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“We’re Running Out of Antibiotic Options to Treat This Infection”

Op-Med is a collection of original articles contributed by Doximity members.

“Unfortunately, it seems like we’re running out of antibiotic options to treat this infection.”

I’ve reported this news to numerous patients and families over the past few years, informed by extensive red text on microbiologic sensitivity reports indicating resistance. So how do we get to this point? Certainly there are many factors at play that impact the microbiomes of our patients, most apparently in a patient’s exposures and risk factors. Over the past few months, however, I’ve been reflecting on how these conversations are also shaped by events in the antibiotic economy.

Over the past year, popular media has covered stories about shortages of commonly prescribed antibiotics, including amoxicillin powder and benzathine penicillin. The shortages of these specific medications are due, in part, to the complicated economics of generic antibiotic production, which makes them available for a low price to payers. For the pharmaceutical companies producing these medications, however, such low costs disincentivize their production, as companies sometimes lose money on the production of these generic antibiotics. Furthermore, demand is limited both by course duration and by decreased infection transmission with adequate treatment of some infection, a positive externality that should in fact decrease demand — and profits from that particular medication. While appropriate antibiotic prescribing is best for the health of the patient and the public, the relatively low demand for antibiotics impacts the pharmaceutical companies that produce them. Manufacturers report profit losses related to production of generic antibiotics, which has resulted in many pharmaceutical companies ceasing antibiotic production in the past decade. These factors contribute to decreased production and drug shortages.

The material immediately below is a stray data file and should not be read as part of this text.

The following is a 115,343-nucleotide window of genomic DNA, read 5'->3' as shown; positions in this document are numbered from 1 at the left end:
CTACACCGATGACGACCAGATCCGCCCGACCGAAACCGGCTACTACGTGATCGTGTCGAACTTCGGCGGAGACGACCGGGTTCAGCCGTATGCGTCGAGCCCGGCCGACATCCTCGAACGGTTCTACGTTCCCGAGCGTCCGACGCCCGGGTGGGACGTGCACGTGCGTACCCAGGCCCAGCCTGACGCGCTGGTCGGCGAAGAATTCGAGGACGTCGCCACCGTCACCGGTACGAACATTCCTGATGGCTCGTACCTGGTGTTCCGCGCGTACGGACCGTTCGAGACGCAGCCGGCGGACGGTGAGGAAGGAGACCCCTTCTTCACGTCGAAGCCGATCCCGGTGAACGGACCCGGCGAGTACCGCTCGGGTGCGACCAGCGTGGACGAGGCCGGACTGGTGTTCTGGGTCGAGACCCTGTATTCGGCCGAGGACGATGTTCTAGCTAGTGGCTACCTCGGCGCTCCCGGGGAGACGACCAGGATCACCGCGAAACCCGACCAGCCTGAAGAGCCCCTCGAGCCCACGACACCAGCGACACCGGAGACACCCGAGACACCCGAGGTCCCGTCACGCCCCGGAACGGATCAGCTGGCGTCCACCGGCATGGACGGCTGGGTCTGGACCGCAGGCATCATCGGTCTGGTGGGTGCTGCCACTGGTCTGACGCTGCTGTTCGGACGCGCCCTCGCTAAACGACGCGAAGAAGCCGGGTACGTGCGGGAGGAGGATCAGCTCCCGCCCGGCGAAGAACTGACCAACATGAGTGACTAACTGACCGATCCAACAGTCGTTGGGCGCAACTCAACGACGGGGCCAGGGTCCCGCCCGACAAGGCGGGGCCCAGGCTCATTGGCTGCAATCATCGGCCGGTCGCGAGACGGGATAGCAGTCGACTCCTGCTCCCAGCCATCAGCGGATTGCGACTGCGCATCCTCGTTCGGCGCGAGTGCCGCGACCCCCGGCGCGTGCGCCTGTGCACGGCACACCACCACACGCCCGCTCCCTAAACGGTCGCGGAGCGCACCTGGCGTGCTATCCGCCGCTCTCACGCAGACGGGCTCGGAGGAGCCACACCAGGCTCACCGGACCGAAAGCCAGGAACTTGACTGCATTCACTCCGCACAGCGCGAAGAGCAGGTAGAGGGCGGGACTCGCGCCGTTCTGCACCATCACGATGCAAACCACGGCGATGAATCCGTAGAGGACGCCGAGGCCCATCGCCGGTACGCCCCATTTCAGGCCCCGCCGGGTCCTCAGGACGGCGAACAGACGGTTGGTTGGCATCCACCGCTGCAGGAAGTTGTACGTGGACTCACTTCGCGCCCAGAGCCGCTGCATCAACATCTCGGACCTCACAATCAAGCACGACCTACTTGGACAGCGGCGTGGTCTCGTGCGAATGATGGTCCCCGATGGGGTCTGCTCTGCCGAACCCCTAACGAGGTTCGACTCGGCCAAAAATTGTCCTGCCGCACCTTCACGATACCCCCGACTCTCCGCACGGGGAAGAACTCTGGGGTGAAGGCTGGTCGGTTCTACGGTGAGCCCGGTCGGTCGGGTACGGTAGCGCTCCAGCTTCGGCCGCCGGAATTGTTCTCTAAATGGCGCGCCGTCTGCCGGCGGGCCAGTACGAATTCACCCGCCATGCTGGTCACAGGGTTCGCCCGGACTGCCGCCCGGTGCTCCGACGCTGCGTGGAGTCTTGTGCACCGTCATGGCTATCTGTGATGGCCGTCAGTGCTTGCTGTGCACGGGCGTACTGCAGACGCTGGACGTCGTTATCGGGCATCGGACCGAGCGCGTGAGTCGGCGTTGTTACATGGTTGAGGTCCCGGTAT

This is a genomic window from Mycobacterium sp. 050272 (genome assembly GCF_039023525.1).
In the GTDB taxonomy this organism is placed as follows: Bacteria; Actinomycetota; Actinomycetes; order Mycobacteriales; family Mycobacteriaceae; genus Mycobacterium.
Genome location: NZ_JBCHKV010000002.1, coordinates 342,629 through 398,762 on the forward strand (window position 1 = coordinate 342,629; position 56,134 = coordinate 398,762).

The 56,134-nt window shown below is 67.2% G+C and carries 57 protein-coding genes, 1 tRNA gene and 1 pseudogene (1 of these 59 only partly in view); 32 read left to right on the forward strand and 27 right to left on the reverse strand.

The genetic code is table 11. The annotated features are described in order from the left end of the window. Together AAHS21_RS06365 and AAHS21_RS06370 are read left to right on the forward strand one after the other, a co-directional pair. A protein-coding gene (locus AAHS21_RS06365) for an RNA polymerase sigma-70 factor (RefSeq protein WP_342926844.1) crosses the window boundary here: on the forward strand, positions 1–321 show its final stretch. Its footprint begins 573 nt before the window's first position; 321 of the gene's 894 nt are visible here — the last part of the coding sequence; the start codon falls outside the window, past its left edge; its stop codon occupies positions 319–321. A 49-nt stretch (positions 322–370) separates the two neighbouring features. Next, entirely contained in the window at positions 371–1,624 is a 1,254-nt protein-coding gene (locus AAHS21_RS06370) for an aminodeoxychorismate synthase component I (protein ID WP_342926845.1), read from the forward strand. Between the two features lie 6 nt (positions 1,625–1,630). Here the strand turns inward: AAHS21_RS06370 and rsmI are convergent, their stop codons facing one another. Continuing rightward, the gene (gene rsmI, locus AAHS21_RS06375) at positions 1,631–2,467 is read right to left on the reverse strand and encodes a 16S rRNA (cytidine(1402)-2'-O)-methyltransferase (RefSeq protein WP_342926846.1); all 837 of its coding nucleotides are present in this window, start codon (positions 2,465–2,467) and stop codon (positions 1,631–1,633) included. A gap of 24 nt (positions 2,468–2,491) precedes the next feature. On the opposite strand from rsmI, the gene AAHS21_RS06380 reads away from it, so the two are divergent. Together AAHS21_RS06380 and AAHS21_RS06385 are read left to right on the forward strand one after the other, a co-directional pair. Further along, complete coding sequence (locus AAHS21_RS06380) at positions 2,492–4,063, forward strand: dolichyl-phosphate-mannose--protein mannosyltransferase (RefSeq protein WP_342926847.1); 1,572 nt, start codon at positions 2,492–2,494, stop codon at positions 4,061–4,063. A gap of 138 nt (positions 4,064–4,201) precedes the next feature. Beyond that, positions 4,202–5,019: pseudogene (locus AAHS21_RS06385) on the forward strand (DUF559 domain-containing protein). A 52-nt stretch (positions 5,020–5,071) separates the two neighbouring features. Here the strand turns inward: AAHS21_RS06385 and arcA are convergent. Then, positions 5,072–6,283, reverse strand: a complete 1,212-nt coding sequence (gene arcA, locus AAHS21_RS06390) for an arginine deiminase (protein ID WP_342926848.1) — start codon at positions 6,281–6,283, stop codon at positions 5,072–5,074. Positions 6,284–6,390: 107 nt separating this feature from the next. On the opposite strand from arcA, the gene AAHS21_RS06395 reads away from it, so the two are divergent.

Antibiotic shortages challenge antimicrobial stewardship capabilities, as an appropriately narrow antibiotic may not be available to treat an infection. Over the past year, some states have even provided guidance on treating syphilis in non-pregnant adult patients with doxycycline as upfront therapy, in order to ensure that benzathine penicillin is available for priority populations requiring first line treatment. Additionally, in light of powdered amoxicillin shortages, children with otitis media have been prescribed broader spectrum antibiotics than would be necessary to treat their infections, with increased rates of amoxicillin-clavulanate and cefdinir prescriptions during shortage. Exposure to non-first line treatments may further contribute to resistance concerns, and put patients at risk for microbiome disruption leading to complications including Clostridiodes difficile infections.

Beyond inappropriate broad-spectrum exposure and its potential for worsening antimicrobial resistance, attention to resistant bacteria and the limited treatments available are also critical considerations in the antibiotic economy. A pathogen’s resistance patterns limit treatment options, and for extensively resistant infections, there may be few — if any — treatment options available. For example, for patients with vancomycin resistant enterococcus (VRE) infections that may include endovascular grafts or hardware, no current oral suppressive options exist in light of the shortage of tedizolid. Without adequate suppression options for patients infected with VRE, reinfection at the site of foreign material is likely and could lead to death. It is also critical to note that antibiotics are the class of medication to which patients have the most reported allergies or adverse effects, which may further limit options available for treatment. Increased diversification of the market with more antibiotic options may help ensure that there is a possible treatment available for management of complex infections in multimorbid patients.